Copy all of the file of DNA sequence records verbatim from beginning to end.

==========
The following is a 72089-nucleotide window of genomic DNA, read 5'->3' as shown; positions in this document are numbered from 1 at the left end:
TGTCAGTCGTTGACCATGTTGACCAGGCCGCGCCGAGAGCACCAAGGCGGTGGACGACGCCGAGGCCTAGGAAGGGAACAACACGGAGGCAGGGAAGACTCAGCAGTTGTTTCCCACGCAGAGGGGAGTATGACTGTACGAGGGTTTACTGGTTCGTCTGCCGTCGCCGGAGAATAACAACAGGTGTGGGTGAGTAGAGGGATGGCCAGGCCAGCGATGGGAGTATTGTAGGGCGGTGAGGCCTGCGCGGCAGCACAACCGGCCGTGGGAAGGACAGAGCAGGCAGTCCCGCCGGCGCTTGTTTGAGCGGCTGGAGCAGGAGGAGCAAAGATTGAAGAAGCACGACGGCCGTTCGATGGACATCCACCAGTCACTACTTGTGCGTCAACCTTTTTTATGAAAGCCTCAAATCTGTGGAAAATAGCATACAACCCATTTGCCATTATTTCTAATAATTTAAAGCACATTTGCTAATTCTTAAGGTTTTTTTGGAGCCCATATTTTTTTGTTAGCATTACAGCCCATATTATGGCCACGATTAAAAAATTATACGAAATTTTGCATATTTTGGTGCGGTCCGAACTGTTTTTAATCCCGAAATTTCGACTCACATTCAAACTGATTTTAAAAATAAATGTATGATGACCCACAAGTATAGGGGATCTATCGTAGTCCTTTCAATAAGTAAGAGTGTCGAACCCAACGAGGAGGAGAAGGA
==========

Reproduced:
The following is a 72089-nucleotide window of genomic DNA, read 5'->3' as shown; positions in this document are numbered from 1 at the left end:
TGTCAGTCGTTGACCATGTTGACCAGGCCGCGCCGAGAGCACCAAGGCGGTGGACGACGCCGAGGCCTAGGAAGGGAACAACACGGAGGCAGGGAAGACTCAGCAGTTGTTTCCCACGCAGAGGGGAGTATGACTGTACGAGGGTTTACTGGTTCGTCTGCCGTCGCCGGAGAATAACAACAGGTGTGGGTGAGTAGAGGGATGGCCAGGCCAGCGATGGGAGTATTGTAGGGCGGTGAGGCCTGCGCGGCAGCACAACCGGCCGTGGGAAGGACAGAGCAGGCAGTCCCGCCGGCGCTTGTTTGAGCGGCTGGAGCAGGAGGAGCAAAGATTGAAGAAGCACGACGGCCGTTCGATGGACATCCACCAGTCACTACTTGTGCGTCAACCTTTTTTATGAAAGCCTCAAATCTGTGGAAAATAGCATACAACCCATTTGCCATTATTTCTAATAATTTAAAGCACATTTGCTAATTCTTAAGGTTTTTTTGGAGCCCATATTTTTTTGTTAGCATTACAGCCCATATTATGGCCACGATTAAAAAATTATACGAAATTTTGCATATTTTGGTGCGGTCCGAACTGTTTTTAATCCCGAAATTTCGACTCACATTCAAACTGATTTTAAAAATAAATGTATGATGACCCACAAGTATAGGGGATCTATCGTAGTCCTTTCAATAAGTAAGAGTGTCGAACCCAACGAGGAGGAGAAGGA